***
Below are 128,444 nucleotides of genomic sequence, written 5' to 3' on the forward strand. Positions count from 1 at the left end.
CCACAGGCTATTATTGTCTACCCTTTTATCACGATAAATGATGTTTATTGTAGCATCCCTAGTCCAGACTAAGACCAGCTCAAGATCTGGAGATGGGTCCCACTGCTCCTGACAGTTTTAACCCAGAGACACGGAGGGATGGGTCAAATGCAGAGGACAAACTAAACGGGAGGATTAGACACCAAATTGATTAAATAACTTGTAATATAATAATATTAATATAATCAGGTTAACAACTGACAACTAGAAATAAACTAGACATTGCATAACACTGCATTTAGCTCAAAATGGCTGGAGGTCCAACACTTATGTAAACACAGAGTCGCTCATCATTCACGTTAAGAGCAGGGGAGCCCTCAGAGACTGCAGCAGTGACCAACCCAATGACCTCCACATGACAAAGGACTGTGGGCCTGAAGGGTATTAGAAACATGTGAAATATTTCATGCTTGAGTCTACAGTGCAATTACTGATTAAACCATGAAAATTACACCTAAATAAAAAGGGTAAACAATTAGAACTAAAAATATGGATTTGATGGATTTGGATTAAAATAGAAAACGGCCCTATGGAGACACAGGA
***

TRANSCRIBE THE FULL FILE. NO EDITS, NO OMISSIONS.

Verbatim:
Below are 128,444 nucleotides of genomic sequence, written 5' to 3' on the forward strand. Positions count from 1 at the left end.
CCACAGGCTATTATTGTCTACCCTTTTATCACGATAAATGATGTTTATTGTAGCATCCCTAGTCCAGACTAAGACCAGCTCAAGATCTGGAGATGGGTCCCACTGCTCCTGACAGTTTTAACCCAGAGACACGGAGGGATGGGTCAAATGCAGAGGACAAACTAAACGGGAGGATTAGACACCAAATTGATTAAATAACTTGTAATATAATAATATTAATATAATCAGGTTAACAACTGACAACTAGAAATAAACTAGACATTGCATAACACTGCATTTAGCTCAAAATGGCTGGAGGTCCAACACTTATGTAAACACAGAGTCGCTCATCATTCACGTTAAGAGCAGGGGAGCCCTCAGAGACTGCAGCAGTGACCAACCCAATGACCTCCACATGACAAAGGACTGTGGGCCTGAAGGGTATTAGAAACATGTGAAATATTTCATGCTTGAGTCTACAGTGCAATTACTGATTAAACCATGAAAATTACACCTAAATAAAAAGGGTAAACAATTAGAACTAAAAATATGGATTTGATGGATTTGGATTAAAATAGAAAACGGCCCTATGGAGACACAGGA